Yes; however, it is important to understand what you need to have in place to increase your odds of success. As you move your idea through the invention and patent process, your odds of success increase as your idea becomes more tangible and real.
The notion of selling or licensing an idea without any effort or development on behalf of the inventor is a misconception of many inventors. Although I believe anything is possible, it is important to be realistic about your odds of success with an idea. Many inventors believe that a company will license or buy their idea and pay a royalty, even though they have not taken the time to move the idea forward with a patent search, patent pending or any type of professional presentation, development or proposal. This is unlikely; to increase your likelihood of success, you should be prepared to move your idea forward beyond just a concept or thought.
Next, when it comes to royalties or payment received for licensing your idea, it’s vital that you have realistic expectations. Don’t expect to receive a 50/50 split on the profits from a company for licensing your idea. A company may end up spending hundreds of thousands of dollars developing, manufacturing and marketing your idea…so a 50/50 split would not be reasonable. Typically, an average royalty can range from 3-5% of net revenues received by the company for selling the product. The royalty rate is negotiable and may fluctuate based on the margin and/or sales volume of the product.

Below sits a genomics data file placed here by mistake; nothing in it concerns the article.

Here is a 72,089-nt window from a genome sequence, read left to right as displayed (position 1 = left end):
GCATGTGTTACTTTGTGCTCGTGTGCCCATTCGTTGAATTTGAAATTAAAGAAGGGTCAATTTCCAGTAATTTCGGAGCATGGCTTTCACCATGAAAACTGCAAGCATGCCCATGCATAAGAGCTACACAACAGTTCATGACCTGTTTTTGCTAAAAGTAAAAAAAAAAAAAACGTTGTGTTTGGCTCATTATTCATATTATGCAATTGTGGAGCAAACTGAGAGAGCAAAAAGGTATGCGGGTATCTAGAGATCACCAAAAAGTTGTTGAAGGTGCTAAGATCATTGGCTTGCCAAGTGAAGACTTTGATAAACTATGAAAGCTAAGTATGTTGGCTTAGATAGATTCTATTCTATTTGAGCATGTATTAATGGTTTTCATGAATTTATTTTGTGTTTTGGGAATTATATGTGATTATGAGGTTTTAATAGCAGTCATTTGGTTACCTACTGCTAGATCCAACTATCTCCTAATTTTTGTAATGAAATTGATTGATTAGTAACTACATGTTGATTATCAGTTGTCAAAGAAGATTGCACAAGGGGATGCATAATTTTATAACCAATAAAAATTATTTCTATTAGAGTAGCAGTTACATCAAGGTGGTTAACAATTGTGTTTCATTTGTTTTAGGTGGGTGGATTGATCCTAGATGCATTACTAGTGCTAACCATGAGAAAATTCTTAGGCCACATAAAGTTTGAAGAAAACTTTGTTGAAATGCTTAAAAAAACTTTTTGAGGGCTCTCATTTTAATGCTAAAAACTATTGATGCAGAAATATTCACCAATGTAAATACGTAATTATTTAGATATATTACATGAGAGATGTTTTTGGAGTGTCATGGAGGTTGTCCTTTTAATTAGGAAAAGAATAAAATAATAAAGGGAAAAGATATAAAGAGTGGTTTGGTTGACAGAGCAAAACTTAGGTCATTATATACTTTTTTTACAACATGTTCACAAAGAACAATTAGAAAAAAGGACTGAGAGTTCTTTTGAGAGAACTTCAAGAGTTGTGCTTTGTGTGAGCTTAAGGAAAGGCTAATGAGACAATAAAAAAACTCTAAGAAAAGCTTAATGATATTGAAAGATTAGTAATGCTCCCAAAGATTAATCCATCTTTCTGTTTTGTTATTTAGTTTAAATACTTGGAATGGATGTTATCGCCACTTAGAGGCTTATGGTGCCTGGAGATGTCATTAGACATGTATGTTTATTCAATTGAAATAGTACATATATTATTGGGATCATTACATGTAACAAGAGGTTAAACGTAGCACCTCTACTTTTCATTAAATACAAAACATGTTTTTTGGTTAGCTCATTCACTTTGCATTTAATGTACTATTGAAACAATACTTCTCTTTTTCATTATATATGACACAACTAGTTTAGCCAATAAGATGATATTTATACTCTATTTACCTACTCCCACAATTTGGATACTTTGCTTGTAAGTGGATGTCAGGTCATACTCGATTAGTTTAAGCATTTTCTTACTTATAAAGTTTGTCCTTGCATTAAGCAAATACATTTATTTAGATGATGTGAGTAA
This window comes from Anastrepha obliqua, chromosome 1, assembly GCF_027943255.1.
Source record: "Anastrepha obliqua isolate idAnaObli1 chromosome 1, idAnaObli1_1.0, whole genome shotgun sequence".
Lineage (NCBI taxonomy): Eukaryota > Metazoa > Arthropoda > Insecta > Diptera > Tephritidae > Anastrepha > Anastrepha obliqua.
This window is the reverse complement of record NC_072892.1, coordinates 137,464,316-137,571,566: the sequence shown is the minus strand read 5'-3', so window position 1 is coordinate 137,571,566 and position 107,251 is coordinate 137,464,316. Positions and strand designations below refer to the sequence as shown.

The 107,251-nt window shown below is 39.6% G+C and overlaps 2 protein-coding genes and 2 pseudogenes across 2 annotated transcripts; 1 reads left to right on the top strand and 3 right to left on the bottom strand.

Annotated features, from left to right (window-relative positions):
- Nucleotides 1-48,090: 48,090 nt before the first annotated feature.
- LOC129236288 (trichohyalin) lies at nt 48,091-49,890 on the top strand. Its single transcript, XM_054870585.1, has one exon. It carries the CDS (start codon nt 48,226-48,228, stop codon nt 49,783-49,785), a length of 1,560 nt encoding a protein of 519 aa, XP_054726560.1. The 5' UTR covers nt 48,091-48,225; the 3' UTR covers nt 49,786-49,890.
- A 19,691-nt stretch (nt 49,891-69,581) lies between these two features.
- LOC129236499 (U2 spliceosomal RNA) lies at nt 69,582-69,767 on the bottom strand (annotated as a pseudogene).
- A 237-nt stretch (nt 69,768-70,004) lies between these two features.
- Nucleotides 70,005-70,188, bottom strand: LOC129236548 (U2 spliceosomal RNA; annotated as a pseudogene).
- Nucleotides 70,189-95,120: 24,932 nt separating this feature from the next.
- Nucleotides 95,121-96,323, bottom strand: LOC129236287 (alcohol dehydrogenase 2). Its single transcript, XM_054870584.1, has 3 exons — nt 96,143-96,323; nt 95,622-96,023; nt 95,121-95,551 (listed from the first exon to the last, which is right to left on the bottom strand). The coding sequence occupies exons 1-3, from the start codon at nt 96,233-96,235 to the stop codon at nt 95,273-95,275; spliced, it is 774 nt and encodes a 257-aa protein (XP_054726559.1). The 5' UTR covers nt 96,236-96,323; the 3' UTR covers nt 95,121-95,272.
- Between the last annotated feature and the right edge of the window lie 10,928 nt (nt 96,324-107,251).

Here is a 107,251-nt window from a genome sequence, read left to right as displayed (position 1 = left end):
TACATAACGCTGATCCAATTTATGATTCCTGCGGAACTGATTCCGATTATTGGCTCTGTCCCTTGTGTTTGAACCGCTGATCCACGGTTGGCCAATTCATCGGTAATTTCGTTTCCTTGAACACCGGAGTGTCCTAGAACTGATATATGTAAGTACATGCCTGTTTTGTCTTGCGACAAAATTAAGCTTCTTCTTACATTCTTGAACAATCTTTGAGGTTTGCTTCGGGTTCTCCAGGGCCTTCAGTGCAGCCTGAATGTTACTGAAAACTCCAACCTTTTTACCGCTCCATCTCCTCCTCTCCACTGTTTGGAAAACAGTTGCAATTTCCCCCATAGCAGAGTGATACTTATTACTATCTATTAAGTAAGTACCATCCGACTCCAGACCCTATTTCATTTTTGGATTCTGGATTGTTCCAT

Overall, the key to selling your invention is having a good idea to start with, then taking some steps to protect and effectively present the idea to companies.
There are no guarantees…
The reality is that there are no guarantees for success. Regardless of how great your idea is there are absolutely no guarantees that your idea will ever make money. Great ideas can fail for many reasons, such as poor marketing, lack of market or scarce financial resources. Additionally, ideas that may seem less than stellar can often make millions for example, the Pet Rock or Chia Pet. The invention process can be exciting and rewarding; however, you’ll need to approach the process with realistic expectations and a willingness to do what it takes to succeed.
Russell Williams cofounded InventionHome.com and MatchProduct.com to assist inventors and entrepreneurs through the patent and invention development and marketing process. He’s been asked nearly every invention-related question in the book, and shares his wisdom in an article series, “Inventor Q&A”.